A little piece in the corner of the newspaper caught my eye the other week. It said "Seahorses of Britain at risk of dying out" and it went on to report that their habitat is being destroyed by pollution and trawling. My first thought was that this news was really sad; my second was that in the great scheme of things, it was not so terrible. Those caught up in war, in poverty, in crisis and in misery in general would care little for the plight of these little seahorses, and who could blame them?
Fortunately, I am at liberty to muse on such things, from the comfort of my warm and peaceful home. Seahorses make me smile, and when I smile, I'm happy. Appreciating the nicer things in life is part of what makes us human. And sometimes, it's nice just to appreciate something for its own sake.
I've recently had reason to be grateful for my education. When the BBC televised War and Peace early in 2016, I was glad that I knew a little bit about it. Not because I've read the book, (I haven't) and not even necessarily because of my background in history, (I have a degree in the subject) but because of two women: my mother, and my English A level teacher. It has to be said that my mother was also a teacher, of languages, before she retired, and she and my English teacher were the kind of teacher who taught right round the subject, and strove to inform and educate whenever the need or opportunity arose. Sitting next to my mother in the 1970s, I watched the original adaptation of War and Peace, and asked questions, all of which my mother was only too happy to answer.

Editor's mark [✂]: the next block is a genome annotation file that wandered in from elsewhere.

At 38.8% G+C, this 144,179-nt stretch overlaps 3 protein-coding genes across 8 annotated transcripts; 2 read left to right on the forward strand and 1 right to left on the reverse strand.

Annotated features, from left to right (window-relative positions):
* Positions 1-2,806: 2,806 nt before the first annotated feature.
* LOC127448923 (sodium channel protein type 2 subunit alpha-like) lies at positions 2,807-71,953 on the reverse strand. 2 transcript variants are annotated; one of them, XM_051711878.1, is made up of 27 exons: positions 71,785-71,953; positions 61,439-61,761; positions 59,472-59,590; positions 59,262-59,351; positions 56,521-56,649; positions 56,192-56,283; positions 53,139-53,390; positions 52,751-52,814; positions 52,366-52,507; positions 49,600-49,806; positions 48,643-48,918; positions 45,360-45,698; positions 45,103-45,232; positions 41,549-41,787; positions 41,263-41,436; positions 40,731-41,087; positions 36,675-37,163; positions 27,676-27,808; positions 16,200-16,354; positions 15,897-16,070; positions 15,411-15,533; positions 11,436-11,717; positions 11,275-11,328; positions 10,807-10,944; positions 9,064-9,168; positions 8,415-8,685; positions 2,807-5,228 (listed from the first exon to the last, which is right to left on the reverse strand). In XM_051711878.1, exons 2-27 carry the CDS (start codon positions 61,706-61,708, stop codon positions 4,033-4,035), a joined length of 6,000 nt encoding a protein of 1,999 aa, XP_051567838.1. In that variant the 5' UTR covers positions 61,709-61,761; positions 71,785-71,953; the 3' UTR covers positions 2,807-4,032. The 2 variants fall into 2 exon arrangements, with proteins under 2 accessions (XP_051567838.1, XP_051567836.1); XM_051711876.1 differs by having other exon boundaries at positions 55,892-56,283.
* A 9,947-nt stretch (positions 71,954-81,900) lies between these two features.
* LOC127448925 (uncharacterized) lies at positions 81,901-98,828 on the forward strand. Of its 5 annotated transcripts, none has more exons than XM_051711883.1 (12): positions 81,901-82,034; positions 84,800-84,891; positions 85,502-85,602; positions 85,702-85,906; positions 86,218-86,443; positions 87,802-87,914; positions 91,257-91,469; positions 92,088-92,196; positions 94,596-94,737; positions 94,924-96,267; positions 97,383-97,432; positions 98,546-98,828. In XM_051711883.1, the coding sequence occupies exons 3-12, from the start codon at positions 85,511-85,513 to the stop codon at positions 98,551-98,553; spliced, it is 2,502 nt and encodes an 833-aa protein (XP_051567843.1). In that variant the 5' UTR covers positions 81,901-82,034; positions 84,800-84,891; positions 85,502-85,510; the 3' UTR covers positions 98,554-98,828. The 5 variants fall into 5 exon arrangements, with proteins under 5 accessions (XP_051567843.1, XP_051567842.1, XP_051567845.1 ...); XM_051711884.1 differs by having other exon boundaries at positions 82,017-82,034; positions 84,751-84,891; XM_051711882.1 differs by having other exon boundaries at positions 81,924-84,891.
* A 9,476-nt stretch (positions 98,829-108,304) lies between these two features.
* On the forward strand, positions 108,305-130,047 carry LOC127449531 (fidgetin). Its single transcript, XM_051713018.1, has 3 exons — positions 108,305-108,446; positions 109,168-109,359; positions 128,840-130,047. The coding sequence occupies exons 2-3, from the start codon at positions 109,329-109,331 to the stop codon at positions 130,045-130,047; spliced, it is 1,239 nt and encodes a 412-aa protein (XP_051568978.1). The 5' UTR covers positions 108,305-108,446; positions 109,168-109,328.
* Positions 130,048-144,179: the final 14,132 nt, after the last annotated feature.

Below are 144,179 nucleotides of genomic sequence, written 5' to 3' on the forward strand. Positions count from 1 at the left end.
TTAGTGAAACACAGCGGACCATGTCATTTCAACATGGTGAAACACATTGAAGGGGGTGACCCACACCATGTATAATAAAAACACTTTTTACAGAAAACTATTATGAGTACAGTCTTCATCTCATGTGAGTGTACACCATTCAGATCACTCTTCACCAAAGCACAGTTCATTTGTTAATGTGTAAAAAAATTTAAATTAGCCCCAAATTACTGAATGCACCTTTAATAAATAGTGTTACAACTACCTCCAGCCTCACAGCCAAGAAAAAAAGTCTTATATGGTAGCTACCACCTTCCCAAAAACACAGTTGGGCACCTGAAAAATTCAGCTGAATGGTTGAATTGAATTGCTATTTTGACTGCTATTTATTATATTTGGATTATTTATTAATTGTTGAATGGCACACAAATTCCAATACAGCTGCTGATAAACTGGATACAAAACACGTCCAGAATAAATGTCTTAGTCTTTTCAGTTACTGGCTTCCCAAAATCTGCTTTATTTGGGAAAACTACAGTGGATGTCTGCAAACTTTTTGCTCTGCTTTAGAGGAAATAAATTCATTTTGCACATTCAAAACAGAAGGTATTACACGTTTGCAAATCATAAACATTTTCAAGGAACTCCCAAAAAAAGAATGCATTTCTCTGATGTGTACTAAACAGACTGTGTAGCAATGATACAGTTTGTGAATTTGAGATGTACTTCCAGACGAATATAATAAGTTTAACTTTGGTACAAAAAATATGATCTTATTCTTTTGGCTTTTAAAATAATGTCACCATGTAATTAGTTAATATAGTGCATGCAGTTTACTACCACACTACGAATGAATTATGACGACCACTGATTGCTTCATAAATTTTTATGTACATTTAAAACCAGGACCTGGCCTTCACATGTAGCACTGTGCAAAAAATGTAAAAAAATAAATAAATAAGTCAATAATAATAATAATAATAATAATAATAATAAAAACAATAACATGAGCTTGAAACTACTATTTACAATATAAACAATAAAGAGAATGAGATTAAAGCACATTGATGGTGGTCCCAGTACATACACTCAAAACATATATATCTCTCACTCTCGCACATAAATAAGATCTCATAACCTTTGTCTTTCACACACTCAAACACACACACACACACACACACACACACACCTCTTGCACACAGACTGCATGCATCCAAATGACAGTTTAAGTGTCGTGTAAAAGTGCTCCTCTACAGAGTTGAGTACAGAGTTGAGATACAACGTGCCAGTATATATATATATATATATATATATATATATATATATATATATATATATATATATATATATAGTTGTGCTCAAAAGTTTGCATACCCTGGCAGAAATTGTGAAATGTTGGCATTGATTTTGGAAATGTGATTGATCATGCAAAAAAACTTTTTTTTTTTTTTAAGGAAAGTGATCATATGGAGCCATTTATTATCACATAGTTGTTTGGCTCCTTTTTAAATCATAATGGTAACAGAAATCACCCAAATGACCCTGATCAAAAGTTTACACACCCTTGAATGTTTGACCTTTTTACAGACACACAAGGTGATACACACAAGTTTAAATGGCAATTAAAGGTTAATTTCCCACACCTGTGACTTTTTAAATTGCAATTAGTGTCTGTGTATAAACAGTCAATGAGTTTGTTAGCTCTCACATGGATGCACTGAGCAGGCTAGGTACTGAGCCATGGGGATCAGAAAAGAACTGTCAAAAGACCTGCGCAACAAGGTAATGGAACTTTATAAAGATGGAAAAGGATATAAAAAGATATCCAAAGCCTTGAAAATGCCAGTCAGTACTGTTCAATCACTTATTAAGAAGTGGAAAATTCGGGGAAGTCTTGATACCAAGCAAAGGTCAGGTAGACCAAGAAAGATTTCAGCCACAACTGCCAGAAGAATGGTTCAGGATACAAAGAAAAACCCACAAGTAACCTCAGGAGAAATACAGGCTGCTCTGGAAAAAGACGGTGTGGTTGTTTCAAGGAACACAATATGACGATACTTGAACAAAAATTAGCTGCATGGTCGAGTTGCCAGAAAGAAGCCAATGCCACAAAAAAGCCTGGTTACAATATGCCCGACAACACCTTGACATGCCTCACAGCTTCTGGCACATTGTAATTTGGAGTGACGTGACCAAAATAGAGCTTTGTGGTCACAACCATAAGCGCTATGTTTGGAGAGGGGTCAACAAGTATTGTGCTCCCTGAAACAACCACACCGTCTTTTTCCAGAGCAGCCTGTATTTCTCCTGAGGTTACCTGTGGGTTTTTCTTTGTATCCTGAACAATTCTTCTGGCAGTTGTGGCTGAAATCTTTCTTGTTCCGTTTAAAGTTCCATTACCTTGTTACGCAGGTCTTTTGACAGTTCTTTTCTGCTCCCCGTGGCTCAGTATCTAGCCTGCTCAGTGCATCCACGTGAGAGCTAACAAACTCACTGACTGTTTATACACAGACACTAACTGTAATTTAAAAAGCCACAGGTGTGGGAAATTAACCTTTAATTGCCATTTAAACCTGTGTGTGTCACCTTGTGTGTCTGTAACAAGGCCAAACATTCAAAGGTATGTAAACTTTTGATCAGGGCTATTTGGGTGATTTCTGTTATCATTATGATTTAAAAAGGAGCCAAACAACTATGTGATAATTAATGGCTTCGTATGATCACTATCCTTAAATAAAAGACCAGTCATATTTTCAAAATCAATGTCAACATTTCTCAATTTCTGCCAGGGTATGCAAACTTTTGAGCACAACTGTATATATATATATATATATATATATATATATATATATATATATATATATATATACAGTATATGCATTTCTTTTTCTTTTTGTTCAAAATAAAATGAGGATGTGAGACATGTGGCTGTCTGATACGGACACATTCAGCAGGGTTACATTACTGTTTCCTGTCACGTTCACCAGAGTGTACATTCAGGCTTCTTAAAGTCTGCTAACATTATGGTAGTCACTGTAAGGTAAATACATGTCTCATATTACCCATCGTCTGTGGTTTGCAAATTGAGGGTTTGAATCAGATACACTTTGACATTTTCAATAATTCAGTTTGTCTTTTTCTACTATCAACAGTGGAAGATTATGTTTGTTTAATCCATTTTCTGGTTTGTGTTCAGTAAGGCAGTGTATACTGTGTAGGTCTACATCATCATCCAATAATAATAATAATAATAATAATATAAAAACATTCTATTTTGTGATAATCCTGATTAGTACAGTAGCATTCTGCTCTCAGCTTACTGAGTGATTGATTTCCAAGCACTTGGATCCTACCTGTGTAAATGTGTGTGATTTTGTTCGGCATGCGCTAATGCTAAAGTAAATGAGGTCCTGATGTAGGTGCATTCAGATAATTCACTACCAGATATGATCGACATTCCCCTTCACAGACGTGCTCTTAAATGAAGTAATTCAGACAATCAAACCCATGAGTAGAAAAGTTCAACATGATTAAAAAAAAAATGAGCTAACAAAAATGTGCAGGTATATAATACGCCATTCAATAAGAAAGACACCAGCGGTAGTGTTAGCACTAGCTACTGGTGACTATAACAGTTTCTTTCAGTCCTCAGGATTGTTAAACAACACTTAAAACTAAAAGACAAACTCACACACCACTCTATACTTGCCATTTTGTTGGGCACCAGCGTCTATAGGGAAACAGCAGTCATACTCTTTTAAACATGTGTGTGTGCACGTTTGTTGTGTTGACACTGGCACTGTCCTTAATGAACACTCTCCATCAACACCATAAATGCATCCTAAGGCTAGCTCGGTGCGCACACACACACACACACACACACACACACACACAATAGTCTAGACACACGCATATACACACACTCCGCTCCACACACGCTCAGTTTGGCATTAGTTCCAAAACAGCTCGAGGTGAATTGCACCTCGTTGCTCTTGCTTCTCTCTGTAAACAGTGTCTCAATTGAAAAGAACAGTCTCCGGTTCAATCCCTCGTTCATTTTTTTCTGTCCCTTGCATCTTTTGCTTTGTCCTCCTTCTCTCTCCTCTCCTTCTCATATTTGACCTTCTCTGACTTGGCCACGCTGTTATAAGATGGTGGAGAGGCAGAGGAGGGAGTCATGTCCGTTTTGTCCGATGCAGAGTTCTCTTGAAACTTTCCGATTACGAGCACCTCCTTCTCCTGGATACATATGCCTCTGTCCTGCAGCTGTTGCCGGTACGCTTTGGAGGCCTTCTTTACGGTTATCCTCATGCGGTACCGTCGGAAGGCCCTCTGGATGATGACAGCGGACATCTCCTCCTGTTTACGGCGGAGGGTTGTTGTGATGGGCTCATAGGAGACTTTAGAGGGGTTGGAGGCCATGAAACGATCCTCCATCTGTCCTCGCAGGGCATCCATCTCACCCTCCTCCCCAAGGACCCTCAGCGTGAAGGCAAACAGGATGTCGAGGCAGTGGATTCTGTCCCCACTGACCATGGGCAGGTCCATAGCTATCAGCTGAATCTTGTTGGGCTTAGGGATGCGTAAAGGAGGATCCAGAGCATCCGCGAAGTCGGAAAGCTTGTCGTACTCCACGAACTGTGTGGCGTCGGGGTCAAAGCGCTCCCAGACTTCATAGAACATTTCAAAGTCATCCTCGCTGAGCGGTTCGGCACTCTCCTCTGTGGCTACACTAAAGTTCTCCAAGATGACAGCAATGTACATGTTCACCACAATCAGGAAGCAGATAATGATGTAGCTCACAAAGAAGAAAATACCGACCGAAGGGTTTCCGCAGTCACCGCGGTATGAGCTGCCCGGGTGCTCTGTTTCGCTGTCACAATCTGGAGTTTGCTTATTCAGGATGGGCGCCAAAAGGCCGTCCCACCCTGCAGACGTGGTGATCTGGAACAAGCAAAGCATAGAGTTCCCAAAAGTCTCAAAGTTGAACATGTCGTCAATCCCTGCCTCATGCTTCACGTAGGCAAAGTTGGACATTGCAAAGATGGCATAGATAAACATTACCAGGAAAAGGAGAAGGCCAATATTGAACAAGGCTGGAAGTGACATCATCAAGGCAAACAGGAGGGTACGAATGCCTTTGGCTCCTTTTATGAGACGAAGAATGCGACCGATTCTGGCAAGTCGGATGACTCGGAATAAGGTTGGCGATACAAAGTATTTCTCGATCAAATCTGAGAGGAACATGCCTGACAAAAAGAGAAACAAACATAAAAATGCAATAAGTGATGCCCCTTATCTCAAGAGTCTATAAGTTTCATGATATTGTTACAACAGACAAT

So, when the inevitable discussion about the newest version opened up on Facebook, I was able to wade in and tell people that no, they didn't wear corsets, because the dresses were known as Empire Line. (I was also able to explain to my daft husband that no, there is not a sequel!) It was my English teacher who explained to me the links between music, literature and painting, so that I learned how the Romantic Movement involved more than just poets throwing frilly-sleeved arms up, hand to brow, and weeping over daffodils.
As a teenager I loved the music of Tchaikovsky. I still do, actually, but back then it really matched my angst. The lessons where we strayed from studying Chaucer and Jane Austen to talking about links between the arts made me appreciate his music more, and filled in some of the gaps about the 1812 Overture. I knew, though, that both the Russian and the French national anthems are incorporated into it; the Russian anthem was used in the original BBC series and I remember my mother explaining to me what it was, and its significance. It pleases me to know that the Russian national anthem has changed a few times over the years, and that I have a recording of the 1812 which uses real cannon.
Just yesterday, a magazine quiz had me stumped, for the most part. The only answer I knew (the rest were mostly science and geography, with which I've never been on good terms. There's been a lot of misunderstandings between us over the years) was that the Tailor of Gloucester was a mouse. Again, this is knowledge derived from story time on my mother's knee, or curled up in bed.
So this is not my formal education. This is the round-about stuff that serves no real purpose, other than to make me happy. George Sand thought that "Art for art's sake" was an empty phrase. But "What we learn with pleasure, we never forget," according to Alfred Mercier. If I'm happy, and I'm learning, then I'm a better human being. The little seahorses do matter, because they help make the world beautiful. Perhaps the eco-system won't collapse if seahorses die out. I used to joke with my children that everything in the world, including them, should be decorative or functional. And both characteristics have their merits.